Someone threw a small little surprise party to honor Jason on Friday. Pretty soon he'll be off on life after Amazon.
We roasted him big-time, and he took it like a good sport. I've always thought that roasts looked like good fun, and now I can confirm that it's true. I don't even think it would be all that bad to be roasted. Who was it that said all PR is good PR? The difference between a roast and pure mockery is that roasts are built on some general affection.
Having a good manager is perhaps the most important element to any employee's happiness, right up there with quality of work and pay and all that. A good manager should make it easy for you to do what you need to do. Jason definitely put me on the right path and pointed my career in the right direction. The most important thing I learned from him was to reduce all the business problems around me to a few core, simple challenges.
Some others:
--Hire a few strong people, give them some hard problems, a little guidance, and let them crank. Half the battle is getting the right people in place, and don't settle for anything less than that.
--Work harder than the next guy. And the previous guy. Work harder than anyone around you. There are two types of people in the world. People who make things happen, and people who are trying really hard not to make anything happen, or allow anything to happen. Be one of the former, and work with those types of people. Fight your way past all the others.
--Business and personal are two separate worlds. The person you enjoy sharing a beer with may not be the person you want to work with. Love and respect are two different things.
Actually, that thing about working hard--I've known that for a long time, but it's taken on a much broader scope for me. I've realized that the most productive people in the people don't necessarily enjoy the work any more than anyone else, but they have a higher tolerance for it. Like endurance athletes and their capacity for physical pain. And they work smarter. And I've realized how many people in the world aren't willing to work hard, not because they're lazy, but because they don't have the integrity to do so. Productive people don't cut corners because they realize that they're hurting themselves in the long run. It all comes full circle somehow.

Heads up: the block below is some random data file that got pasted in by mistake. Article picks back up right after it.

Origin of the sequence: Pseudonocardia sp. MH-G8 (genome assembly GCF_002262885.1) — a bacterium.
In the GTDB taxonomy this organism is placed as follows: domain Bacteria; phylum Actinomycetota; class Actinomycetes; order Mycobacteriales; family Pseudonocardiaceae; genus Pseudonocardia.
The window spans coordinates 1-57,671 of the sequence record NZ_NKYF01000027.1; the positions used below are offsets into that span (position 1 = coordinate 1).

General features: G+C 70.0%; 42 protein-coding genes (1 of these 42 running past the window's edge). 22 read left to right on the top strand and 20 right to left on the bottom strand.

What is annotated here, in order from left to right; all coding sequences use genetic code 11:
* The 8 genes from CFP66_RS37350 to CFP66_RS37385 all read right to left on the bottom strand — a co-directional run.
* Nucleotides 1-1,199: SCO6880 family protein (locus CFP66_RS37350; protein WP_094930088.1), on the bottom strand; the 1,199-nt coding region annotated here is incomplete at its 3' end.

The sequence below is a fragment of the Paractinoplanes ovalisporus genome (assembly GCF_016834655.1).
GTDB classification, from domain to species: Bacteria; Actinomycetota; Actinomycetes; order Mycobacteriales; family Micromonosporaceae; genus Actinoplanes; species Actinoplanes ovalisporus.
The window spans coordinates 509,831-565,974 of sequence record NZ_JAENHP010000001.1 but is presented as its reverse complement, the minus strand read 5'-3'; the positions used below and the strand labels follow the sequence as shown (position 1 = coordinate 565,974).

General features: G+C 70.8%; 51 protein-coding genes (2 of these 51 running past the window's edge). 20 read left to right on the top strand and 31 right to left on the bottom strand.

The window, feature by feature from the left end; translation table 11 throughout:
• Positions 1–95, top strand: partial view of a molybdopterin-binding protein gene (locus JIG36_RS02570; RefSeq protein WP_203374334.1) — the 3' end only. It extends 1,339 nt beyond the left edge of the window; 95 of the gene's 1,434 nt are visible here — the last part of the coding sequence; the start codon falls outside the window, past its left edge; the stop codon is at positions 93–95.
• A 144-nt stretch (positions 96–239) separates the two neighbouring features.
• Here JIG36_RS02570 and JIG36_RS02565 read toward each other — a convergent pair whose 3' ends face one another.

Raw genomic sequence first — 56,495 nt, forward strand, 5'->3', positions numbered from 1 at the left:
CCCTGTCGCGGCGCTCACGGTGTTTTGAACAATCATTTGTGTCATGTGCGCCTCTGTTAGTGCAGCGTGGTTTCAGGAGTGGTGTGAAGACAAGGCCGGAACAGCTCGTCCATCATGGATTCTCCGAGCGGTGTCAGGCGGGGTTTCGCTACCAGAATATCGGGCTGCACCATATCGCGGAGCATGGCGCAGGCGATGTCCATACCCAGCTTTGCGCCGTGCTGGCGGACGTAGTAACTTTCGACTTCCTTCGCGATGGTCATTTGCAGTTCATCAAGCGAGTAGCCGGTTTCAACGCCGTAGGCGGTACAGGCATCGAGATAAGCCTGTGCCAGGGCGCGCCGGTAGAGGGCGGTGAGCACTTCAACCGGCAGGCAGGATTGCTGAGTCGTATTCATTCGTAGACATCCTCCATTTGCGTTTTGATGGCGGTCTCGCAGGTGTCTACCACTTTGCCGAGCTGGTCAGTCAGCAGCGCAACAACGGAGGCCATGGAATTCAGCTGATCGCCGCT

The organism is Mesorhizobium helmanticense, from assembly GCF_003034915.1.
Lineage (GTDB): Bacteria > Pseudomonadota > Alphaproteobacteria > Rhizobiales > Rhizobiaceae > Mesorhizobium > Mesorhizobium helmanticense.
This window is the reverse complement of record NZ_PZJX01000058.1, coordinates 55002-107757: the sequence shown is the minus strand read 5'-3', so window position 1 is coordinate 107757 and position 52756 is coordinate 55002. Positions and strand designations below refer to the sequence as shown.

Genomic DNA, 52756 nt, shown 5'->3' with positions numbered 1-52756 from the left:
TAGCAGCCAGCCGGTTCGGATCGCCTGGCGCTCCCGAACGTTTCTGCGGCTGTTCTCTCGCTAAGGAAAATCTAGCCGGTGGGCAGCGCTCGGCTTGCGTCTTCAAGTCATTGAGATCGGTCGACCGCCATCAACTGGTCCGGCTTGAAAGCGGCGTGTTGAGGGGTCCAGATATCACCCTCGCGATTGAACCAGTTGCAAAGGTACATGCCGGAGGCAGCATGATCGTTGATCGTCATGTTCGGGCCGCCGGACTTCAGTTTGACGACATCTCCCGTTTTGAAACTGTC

Man, I'm being preachy. I'm not sure why. At Jason's roast people said I was talking to seek catharsis, but actually I think I was just indulging my inner stage hog. Secretly I'm a big ham.
Anyway, back to Jason. I did the math. I'm the employee he's managed the longest in his life, and he's been my manager longer than any other. That makes me a lucky guy, though don't tell him that. I really didn't care what my job title was the whole time he managed me. Jason and I used to laugh because you meet all these people in the business world who are so stuck on their job titles. As soon as they get one they like, it's in their sig file, on their business card, and in every other sentence of theirs. Respect the man, not the job title. I learned from Jason to try as much as possible never to tell anyone your job title. People can tell from how you handle yourself and your communications exactly what level of respect they should give you.
It will be tough for the company to lose him, and I'm losing a good manager. We retired his e-mail address (I won't post it here, but if you know him you know it; if it seems like I'm vague about names and things in my weblog it's because there are some crazy yahoos out their in the world, and some of them have web access, and I don't want any of them stalking my friends and family; so, no full names, addresses). No one will ever have that e-mail address at Amazon. It's like retiring a jersey number in sports, which is a metaphor Jason would appreciate.
I suspect that Jason and I will cross paths again in the future.